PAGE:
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Wednesday, July 4, 2012

Echidna Rescue

Today as I drove home a poor little big echidna was stranded in the middle of a busy road. Thankfully he was quite visible and the cars were avoiding him, mostly because a quill from an echidna can definitely give you a flat tyre, but certainly no-one seemed to be able to spare 5mins to help him or maybe they didn't know how, so here is my echidna rescue 101.

It is always good practice to keep a sheet or towel in your car boot at all times for any eventuality and this is an essential item when handling wildlife. I turned around and pulled off the road but still allowing cars plenty of space to drive around the stranded echidna. Enlist the help of another passer by to watch your back and make sure the traffic slows and is not going to hit you too. Stand over the echidna and bunching the fabric to give padding (as if you were going to get something hot out of the oven) scoop the echidna on either side being ready to expect the major back muscles to extend and flex protectively around the animal. Keep clear of their strong legs and sharp claws. Remember, this animal is wild and frightened but his first instinct will be to form a tight ball and extend his quills protectively.
Lift it confidently and get off the road and then inspect for obvious damage in case it has been hit. If the animal needs treatment decide whether you will contact (Wildlife Rescue) or whether it is kinder to put the animal out of it's misery.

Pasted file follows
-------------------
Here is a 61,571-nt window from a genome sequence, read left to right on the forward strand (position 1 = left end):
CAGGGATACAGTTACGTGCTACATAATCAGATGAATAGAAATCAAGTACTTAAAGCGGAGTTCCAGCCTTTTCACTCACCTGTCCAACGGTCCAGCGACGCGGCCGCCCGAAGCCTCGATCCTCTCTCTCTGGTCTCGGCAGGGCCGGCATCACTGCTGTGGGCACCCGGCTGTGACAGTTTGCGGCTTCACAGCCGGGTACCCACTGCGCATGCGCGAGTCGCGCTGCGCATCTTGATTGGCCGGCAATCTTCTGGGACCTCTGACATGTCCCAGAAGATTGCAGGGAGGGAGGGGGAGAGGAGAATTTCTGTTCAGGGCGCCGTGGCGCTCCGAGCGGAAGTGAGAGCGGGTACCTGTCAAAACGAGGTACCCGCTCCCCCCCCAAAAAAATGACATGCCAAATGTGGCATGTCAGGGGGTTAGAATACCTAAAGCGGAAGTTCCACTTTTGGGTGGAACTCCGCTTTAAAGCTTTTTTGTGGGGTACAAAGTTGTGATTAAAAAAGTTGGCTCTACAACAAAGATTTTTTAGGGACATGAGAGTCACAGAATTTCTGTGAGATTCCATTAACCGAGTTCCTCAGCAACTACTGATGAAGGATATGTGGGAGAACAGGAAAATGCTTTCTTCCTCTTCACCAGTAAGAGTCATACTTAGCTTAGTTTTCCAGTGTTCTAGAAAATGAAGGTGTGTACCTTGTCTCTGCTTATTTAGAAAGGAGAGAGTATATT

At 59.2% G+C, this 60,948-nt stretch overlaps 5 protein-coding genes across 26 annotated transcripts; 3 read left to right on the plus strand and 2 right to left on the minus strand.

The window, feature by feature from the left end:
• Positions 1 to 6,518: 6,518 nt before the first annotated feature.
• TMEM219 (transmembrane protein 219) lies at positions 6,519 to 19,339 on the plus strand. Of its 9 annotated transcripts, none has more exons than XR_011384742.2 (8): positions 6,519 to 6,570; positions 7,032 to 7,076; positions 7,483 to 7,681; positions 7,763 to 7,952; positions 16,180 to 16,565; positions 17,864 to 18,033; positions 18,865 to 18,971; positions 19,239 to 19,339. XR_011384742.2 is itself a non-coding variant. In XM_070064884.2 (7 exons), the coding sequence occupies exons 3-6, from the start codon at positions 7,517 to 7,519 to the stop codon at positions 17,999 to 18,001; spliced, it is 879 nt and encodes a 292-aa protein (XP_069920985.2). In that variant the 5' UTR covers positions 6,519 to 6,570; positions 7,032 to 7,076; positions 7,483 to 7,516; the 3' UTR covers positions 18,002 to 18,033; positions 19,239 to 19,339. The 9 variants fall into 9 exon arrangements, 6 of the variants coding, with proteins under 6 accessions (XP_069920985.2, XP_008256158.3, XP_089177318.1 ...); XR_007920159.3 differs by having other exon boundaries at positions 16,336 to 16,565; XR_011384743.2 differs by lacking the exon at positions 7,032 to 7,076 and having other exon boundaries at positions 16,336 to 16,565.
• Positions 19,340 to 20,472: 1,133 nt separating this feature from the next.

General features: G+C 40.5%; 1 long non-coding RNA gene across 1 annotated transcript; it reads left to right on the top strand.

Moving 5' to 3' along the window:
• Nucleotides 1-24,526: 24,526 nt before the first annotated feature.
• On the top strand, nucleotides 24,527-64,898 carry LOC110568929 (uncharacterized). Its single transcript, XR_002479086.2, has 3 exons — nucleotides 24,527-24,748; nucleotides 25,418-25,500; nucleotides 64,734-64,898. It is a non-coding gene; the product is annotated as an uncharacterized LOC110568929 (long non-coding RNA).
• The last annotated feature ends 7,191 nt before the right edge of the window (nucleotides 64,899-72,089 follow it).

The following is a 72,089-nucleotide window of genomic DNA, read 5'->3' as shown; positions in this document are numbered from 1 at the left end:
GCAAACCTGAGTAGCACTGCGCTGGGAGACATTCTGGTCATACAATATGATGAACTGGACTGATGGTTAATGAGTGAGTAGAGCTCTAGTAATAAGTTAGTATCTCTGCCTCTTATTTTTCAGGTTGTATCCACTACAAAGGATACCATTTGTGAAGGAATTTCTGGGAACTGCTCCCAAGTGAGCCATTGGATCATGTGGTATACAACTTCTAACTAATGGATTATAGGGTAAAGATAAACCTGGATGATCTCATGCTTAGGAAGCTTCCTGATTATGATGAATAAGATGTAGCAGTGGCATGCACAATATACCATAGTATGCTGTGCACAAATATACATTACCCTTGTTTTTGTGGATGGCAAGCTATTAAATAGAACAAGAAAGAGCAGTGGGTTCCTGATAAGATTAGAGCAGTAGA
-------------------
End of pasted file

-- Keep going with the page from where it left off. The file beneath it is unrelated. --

Luckily my guy, he had only a bloody skinned nose from trying to dig through the bitumen of the road in his distress. I felt he would definitely make a good recovery left in the safety of the nearby bush at the side of the road.
It's unfortunate and it is certainly not their fault that their homes are now bordered by suburbia and I think the only decent thing for us to do as their neighbours is to stop and help them when they stray into harms way. They are a really mild mannered animal and should not be feared. 

Next time you see a poor little guy stuck in the middle of the road, don't assume someone else will do it, let that someone be you.  


  1. Hooray! So glad you stepped up to the plate! Around here, it's usually snakes that I escort off the road. I generally don't pick those up, though my daughter does.
    Last week, I did escort an escaped dairy cow off the road...too bad she ended up sashaying across a neighboring cornfield munching down every other plant. I left in a hurry!

  2. The poor little thing. He was very lucky you came along when you did.
    I rescued a magpie from the middle of the road the other week. I think it was trying to save its mate that had been hit and killed.

  3. Hey Tanya.....well done. Im so glad you stopped and rescued this fella........

    I had the unfortunate experience of hitting one last year and yes, the next day I had a punctured tyre. At least it was only one as it can often be both front and back......

    Thanks for the 'how to' ........

    CLaire x

  4. Isn't he amazing, and so lucky that he had you to rescue him, I've not seen one before. Over here in England Badgers seen to come of worst for RTA's, there seem to be so many on the roadsides now, it is very sad, but like you say their habitats are bing destroyed and they are forced into danger. I would always rescue an animal in danger.
    I do like a happy ending :-)
    Sophie xx


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